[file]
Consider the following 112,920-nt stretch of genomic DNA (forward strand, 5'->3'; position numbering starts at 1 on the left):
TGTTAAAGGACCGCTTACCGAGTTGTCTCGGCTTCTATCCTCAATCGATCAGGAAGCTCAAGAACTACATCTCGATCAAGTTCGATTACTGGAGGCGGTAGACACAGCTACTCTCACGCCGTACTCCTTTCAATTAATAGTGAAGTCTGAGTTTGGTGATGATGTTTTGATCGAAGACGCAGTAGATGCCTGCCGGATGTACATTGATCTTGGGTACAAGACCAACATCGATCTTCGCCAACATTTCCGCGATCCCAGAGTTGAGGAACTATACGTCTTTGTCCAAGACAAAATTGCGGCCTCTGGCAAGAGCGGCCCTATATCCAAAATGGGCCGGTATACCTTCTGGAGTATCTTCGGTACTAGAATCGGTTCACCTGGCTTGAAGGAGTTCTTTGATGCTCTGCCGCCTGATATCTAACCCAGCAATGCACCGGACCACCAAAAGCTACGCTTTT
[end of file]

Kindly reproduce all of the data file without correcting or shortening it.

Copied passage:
Consider the following 112,920-nt stretch of genomic DNA (forward strand, 5'->3'; position numbering starts at 1 on the left):
TGTTAAAGGACCGCTTACCGAGTTGTCTCGGCTTCTATCCTCAATCGATCAGGAAGCTCAAGAACTACATCTCGATCAAGTTCGATTACTGGAGGCGGTAGACACAGCTACTCTCACGCCGTACTCCTTTCAATTAATAGTGAAGTCTGAGTTTGGTGATGATGTTTTGATCGAAGACGCAGTAGATGCCTGCCGGATGTACATTGATCTTGGGTACAAGACCAACATCGATCTTCGCCAACATTTCCGCGATCCCAGAGTTGAGGAACTATACGTCTTTGTCCAAGACAAAATTGCGGCCTCTGGCAAGAGCGGCCCTATATCCAAAATGGGCCGGTATACCTTCTGGAGTATCTTCGGTACTAGAATCGGTTCACCTGGCTTGAAGGAGTTCTTTGATGCTCTGCCGCCTGATATCTAACCCAGCAATGCACCGGACCACCAAAAGCTACGCTTTT